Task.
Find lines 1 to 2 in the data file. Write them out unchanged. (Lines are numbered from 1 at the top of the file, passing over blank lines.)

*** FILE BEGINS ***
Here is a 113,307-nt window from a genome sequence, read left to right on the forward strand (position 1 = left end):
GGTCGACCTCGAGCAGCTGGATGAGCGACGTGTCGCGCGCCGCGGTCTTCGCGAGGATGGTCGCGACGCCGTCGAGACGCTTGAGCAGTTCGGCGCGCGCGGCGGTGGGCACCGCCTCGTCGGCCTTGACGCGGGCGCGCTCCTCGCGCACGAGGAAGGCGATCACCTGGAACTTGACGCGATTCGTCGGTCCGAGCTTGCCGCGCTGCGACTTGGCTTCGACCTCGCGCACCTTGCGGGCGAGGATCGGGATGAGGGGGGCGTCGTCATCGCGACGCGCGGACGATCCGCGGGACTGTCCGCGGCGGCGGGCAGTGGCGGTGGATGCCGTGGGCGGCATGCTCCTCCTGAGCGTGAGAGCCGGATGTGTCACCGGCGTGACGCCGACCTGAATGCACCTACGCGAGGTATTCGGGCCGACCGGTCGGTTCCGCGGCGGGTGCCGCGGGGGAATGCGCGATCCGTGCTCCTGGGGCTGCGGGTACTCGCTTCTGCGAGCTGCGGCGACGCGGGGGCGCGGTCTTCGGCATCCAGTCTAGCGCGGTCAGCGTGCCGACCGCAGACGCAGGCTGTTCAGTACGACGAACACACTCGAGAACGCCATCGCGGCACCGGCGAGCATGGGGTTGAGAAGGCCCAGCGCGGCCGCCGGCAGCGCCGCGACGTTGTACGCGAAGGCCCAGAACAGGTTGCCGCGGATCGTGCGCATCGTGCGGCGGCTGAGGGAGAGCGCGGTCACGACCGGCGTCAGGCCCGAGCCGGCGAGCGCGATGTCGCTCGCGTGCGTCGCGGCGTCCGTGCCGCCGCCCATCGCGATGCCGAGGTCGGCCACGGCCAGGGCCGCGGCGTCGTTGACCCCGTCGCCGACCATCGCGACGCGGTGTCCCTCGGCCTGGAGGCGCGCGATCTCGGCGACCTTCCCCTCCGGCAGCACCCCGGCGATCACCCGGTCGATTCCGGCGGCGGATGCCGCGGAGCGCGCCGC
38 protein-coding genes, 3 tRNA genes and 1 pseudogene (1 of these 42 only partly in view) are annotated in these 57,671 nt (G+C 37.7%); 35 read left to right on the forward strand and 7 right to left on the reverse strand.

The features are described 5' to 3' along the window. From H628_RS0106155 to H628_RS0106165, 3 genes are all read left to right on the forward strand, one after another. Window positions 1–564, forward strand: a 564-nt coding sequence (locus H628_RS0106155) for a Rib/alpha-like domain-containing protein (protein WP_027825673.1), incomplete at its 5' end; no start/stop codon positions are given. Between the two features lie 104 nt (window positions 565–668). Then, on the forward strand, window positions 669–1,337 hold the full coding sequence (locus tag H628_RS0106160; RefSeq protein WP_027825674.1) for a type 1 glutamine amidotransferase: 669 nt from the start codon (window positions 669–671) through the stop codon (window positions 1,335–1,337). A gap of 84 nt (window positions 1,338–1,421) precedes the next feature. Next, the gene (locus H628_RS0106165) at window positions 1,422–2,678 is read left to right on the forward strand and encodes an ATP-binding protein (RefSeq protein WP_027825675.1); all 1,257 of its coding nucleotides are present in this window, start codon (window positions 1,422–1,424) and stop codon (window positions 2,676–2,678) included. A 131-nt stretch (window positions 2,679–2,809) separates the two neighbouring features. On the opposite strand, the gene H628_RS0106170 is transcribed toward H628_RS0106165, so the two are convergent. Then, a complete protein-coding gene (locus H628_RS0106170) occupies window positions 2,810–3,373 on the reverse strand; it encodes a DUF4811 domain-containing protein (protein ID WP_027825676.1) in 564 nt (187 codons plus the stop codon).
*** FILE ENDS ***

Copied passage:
Here is a 113,307-nt window from a genome sequence, read left to right on the forward strand (position 1 = left end):
GGTCGACCTCGAGCAGCTGGATGAGCGACGTGTCGCGCGCCGCGGTCTTCGCGAGGATGGTCGCGACGCCGTCGAGACGCTTGAGCAGTTCGGCGCGCGCGGCGGTGGGCACCGCCTCGTCGGCCTTGACGCGGGCGCGCTCCTCGCGCACGAGGAAGGCGATCACCTGGAACTTGACGCGATTCGTCGGTCCGAGCTTGCCGCGCTGCGACTTGGCTTCGACCTCGCGCACCTTGCGGGCGAGGATCGGGATGAGGGGGGCGTCGTCATCGCGACGCGCGGACGATCCGCGGGACTGTCCGCGGCGGCGGGCAGTGGCGGTGGATGCCGTGGGCGGCATGCTCCTCCTGAGCGTGAGAGCCGGATGTGTCACCGGCGTGACGCCGACCTGAATGCACCTACGCGAGGTATTCGGGCCGACCGGTCGGTTCCGCGGCGGGTGCCGCGGGGGAATGCGCGATCCGTGCTCCTGGGGCTGCGGGTACTCGCTTCTGCGAGCTGCGGCGACGCGGGGGCGCGGTCTTCGGCATCCAGTCTAGCGCGGTCAGCGTGCCGACCGCAGACGCAGGCTGTTCAGTACGACGAACACACTCGAGAACGCCATCGCGGCACCGGCGAGCATGGGGTTGAGAAGGCCCAGCGCGGCCGCCGGCAGCGCCGCGACGTTGTACGCGAAGGCCCAGAACAGGTTGCCGCGGATCGTGCGCATCGTGCGGCGGCTGAGGGAGAGCGCGGTCACGACCGGCGTCAGGCCCGAGCCGGCGAGCGCGATGTCGCTCGCGTGCGTCGCGGCGTCCGTGCCGCCGCCCATCGCGATGCCGAGGTCGGCCACGGCCAGGGCCGCGGCGTCGTTGACCCCGTCGCCGACCATCGCGACGCGGTGTCCCTCGGCCTGGAGGCGCGCGATCTCGGCGACCTTCCCCTCCGGCAGCACCCCGGCGATCACCCGGTCGATTCCGGCGGCGGATGCCGCGGAGCGCGCCGC